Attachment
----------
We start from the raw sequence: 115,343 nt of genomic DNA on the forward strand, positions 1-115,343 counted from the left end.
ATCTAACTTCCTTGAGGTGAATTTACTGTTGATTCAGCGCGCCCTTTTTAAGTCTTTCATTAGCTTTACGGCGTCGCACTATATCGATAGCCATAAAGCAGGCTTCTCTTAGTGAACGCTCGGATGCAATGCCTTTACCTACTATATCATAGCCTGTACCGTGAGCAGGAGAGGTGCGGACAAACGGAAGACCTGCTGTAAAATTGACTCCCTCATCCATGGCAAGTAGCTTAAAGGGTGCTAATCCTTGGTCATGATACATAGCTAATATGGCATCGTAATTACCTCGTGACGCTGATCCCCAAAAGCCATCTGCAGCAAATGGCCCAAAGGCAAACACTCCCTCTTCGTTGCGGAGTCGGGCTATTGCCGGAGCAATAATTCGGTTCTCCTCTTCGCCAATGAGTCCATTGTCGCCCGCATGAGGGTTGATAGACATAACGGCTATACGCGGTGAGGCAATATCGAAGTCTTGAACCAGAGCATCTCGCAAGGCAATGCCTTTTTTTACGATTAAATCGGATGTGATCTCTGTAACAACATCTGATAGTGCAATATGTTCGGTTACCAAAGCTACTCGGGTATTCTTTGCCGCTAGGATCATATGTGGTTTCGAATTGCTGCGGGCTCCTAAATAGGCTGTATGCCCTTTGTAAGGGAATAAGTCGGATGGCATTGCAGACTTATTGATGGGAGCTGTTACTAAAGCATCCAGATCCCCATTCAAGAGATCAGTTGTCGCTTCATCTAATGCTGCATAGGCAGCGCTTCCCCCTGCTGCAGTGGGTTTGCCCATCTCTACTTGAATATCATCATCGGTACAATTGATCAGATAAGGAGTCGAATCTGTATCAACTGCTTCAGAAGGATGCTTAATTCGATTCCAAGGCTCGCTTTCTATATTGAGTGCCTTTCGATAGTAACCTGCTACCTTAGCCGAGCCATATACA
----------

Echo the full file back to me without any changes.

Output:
We start from the raw sequence: 115,343 nt of genomic DNA on the forward strand, positions 1-115,343 counted from the left end.
ATCTAACTTCCTTGAGGTGAATTTACTGTTGATTCAGCGCGCCCTTTTTAAGTCTTTCATTAGCTTTACGGCGTCGCACTATATCGATAGCCATAAAGCAGGCTTCTCTTAGTGAACGCTCGGATGCAATGCCTTTACCTACTATATCATAGCCTGTACCGTGAGCAGGAGAGGTGCGGACAAACGGAAGACCTGCTGTAAAATTGACTCCCTCATCCATGGCAAGTAGCTTAAAGGGTGCTAATCCTTGGTCATGATACATAGCTAATATGGCATCGTAATTACCTCGTGACGCTGATCCCCAAAAGCCATCTGCAGCAAATGGCCCAAAGGCAAACACTCCCTCTTCGTTGCGGAGTCGGGCTATTGCCGGAGCAATAATTCGGTTCTCCTCTTCGCCAATGAGTCCATTGTCGCCCGCATGAGGGTTGATAGACATAACGGCTATACGCGGTGAGGCAATATCGAAGTCTTGAACCAGAGCATCTCGCAAGGCAATGCCTTTTTTTACGATTAAATCGGATGTGATCTCTGTAACAACATCTGATAGTGCAATATGTTCGGTTACCAAAGCTACTCGGGTATTCTTTGCCGCTAGGATCATATGTGGTTTCGAATTGCTGCGGGCTCCTAAATAGGCTGTATGCCCTTTGTAAGGGAATAAGTCGGATGGCATTGCAGACTTATTGATGGGAGCTGTTACTAAAGCATCCAGATCCCCATTCAAGAGATCAGTTGTCGCTTCATCTAATGCTGCATAGGCAGCGCTTCCCCCTGCTGCAGTGGGTTTGCCCATCTCTACTTGAATATCATCATCGGTACAATTGATCAGATAAGGAGTCGAATCTGTATCAACTGCTTCAGAAGGATGCTTAATTCGATTCCAAGGCTCGCTTTCTATATTGAGTGCCTTTCGATAGTAACCTGCTACCTTAGCCGAGCCATATACA